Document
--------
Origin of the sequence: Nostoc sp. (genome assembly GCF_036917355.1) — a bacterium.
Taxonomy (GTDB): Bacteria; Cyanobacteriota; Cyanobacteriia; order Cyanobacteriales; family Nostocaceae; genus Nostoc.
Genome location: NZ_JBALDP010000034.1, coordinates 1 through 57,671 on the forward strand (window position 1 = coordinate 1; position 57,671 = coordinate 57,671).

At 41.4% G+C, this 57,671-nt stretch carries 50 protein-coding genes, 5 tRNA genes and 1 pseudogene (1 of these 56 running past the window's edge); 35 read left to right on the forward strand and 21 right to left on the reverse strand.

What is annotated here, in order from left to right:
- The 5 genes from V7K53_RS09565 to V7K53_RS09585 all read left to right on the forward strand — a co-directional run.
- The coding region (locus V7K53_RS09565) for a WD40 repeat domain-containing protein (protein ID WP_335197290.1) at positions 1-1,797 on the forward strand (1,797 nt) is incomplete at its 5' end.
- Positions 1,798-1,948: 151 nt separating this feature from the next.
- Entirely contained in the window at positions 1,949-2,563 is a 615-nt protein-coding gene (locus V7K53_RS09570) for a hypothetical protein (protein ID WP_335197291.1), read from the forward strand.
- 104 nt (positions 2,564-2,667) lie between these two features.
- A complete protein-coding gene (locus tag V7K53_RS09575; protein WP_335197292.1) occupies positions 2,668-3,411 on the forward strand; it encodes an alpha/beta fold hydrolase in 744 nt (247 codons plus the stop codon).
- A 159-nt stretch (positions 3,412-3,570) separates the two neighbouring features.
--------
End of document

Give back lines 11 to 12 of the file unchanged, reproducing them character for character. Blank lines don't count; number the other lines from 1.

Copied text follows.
- A complete protein-coding gene (locus tag V7K53_RS09575; protein WP_335197292.1) occupies positions 2,668-3,411 on the forward strand; it encodes an alpha/beta fold hydrolase in 744 nt (247 codons plus the stop codon).
- A 159-nt stretch (positions 3,412-3,570) separates the two neighbouring features.